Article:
Obviously, hearing people aren't any more closed minded and self involved than any one else. However, people experience the world through our senses and our understanding of it is shaped by those experiences. Hearing people understand deafness (cannot hear) but cannot easily understand Deafness (experiencing the world without sound) and encounters such as I described above are the norm. This lack of understanding influences their behaviors and opinions towards deaf people.

Likewise, deaf people, whose own understanding of the world is also shaped by their experiences understand what sound and hearing is (vibrations of air turned into electrical impulses and interpreted by the brain) but lack understanding of what it's like to experience the world with sound. And just like hearing people, this lack of understanding influences their behaviors and opinions towards hearing people.

So far so good right? This is mostly just what you'd expect to find with any two cultures with a language barrier - except that's not JUST a cultural and language barrier. Deaf people learn to read and write spoken languages and hearing people learn sign languages but still tensions exist.

In the case of hearing people, the historical approach towards the deaf has been "make them Hearing, like us!" because that's what they understand. Give them hearing aids and implants and make them speak like we do. "Fix them", etc.

This Deaf oppression, oralism and audism has left it's mark on Deaf culture. Like in many cultures, there is a strong cultural memory in the Deaf community. For some people they are drawn to the Deaf Power subculture and in even more extreme cases develop reverse audism and persecution complexes but that's a very small minority. I find it hard to believe that 50% of the Deaf people you've encountered believe born Deaf are superior people (which is the very definition of reverse audism.) Superior signers maybe, but not superior people.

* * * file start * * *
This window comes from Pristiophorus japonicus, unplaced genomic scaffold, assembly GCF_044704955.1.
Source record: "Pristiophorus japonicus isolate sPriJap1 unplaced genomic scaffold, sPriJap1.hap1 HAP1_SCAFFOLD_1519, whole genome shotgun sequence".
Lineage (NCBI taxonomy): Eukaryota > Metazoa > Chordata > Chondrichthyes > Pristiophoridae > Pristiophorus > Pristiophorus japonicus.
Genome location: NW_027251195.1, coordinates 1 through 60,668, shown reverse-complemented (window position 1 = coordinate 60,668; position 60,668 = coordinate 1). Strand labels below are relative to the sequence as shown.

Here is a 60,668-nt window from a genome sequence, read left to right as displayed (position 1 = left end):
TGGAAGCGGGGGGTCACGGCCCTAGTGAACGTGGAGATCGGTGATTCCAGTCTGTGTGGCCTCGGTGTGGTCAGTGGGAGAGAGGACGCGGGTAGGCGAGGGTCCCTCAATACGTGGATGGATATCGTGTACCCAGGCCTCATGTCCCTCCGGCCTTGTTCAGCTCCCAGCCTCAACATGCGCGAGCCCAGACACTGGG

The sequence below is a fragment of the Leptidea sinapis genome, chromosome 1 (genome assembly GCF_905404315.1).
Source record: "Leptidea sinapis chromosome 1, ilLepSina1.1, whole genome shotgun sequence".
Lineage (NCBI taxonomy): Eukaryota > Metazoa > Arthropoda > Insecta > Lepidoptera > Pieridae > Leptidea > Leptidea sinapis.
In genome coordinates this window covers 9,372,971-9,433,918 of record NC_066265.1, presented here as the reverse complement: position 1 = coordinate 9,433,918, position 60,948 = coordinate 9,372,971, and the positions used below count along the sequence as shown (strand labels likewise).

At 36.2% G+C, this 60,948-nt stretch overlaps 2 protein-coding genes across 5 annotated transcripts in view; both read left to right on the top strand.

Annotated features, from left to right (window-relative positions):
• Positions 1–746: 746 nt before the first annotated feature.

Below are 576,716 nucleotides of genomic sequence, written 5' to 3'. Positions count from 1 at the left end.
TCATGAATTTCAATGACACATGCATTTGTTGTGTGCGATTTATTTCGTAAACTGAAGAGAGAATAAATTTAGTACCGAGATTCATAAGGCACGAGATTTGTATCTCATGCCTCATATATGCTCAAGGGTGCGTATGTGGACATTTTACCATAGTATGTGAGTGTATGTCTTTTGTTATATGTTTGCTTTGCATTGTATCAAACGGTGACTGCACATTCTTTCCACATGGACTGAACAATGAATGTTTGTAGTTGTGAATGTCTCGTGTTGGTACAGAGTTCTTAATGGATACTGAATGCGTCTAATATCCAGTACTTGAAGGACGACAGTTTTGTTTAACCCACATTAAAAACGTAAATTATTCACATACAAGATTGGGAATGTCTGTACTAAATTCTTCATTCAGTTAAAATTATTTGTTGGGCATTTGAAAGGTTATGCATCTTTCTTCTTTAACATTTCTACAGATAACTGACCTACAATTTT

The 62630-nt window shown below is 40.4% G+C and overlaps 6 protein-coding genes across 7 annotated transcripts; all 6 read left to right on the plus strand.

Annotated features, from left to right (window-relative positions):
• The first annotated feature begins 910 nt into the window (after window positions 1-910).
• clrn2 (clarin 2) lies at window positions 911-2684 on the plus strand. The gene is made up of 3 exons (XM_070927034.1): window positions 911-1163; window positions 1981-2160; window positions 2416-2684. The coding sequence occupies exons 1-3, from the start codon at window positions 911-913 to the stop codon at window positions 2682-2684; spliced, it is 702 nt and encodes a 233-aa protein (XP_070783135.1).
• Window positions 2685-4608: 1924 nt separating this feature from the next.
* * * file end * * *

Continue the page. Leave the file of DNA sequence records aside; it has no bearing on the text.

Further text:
More subtle issues derive from just plain, run of the mill assumptions, misunderstandings, and miscommunications. What might be considered perfectly normal behavior to one person is taken to be intentionally motivated by malice on the other person's part, and it goes both ways.

I started this response hours ago and since then have had lunch and left and come back, so I might have veered off track at some point. For sure I lost my original train of thought and I don't think I can catch it again. Train Go Sorry.

So I'll just stop here. I hope this response helped.

u/justtiptoeingthru2 · 4 pointsr/deaf

I used to collect For Better or For Worse comic strip collection books. Same with Zits. I don’t have the Zits collection anymore but I still have my FBoFW books.

Anime... I’ve never gotten into that genre. Maybe lack of exposure or proper introduction? Idk.

Marvel or DC? MARVEL! Although I do like me some Dark Knight, though...

Visual essays are also one of my favorite things. Good example is this one: Huxley & Orwell.

u/LanguageVirus · 1 pointr/deaf

This is a difficult thing to recommend, given the restrictions your friend is up against. Most of the books I want to recommend depend on a supplemental DVD, which I understand is out of the question. A couple more that I know of are spiral-bound, which I'm assuming would also be disallowed in a prison setting.

The American Sign Language Phrase Book is really the best one that I can personally think of that doesn't rely on additional material and would probably be allowed.

u/kikellea · 2 pointsr/deaf